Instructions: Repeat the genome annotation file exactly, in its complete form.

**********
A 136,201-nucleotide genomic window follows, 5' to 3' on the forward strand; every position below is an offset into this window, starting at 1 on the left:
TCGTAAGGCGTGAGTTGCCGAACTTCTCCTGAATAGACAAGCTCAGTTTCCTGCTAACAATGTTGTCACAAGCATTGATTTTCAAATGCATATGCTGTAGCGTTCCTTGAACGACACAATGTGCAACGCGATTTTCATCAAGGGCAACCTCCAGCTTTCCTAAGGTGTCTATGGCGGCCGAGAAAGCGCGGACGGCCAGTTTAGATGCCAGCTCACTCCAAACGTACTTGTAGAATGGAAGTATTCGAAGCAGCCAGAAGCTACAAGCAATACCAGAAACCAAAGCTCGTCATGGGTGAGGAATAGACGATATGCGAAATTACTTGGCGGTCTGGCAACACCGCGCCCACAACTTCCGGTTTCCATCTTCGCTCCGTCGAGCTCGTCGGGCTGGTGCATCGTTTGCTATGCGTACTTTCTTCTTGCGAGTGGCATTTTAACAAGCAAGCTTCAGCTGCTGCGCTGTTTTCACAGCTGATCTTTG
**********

A 136,201-nucleotide genomic window follows, 5' to 3' on the forward strand; every position below is an offset into this window, starting at 1 on the left:
TCGTAAGGCGTGAGTTGCCGAACTTCTCCTGAATAGACAAGCTCAGTTTCCTGCTAACAATGTTGTCACAAGCATTGATTTTCAAATGCATATGCTGTAGCGTTCCTTGAACGACACAATGTGCAACGCGATTTTCATCAAGGGCAACCTCCAGCTTTCCTAAGGTGTCTATGGCGGCCGAGAAAGCGCGGACGGCCAGTTTAGATGCCAGCTCACTCCAAACGTACTTGTAGAATGGAAGTATTCGAAGCAGCCAGAAGCTACAAGCAATACCAGAAACCAAAGCTCGTCATGGGTGAGGAATAGACGATATGCGAAATTACTTGGCGGTCTGGCAACACCGCGCCCACAACTTCCGGTTTCCATCTTCGCTCCGTCGAGCTCGTCGGGCTGGTGCATCGTTTGCTATGCGTACTTTCTTCTTGCGAGTGGCATTTTAACAAGCAAGCTTCAGCTGCTGCGCTGTTTTCACAGCTGATCTTTG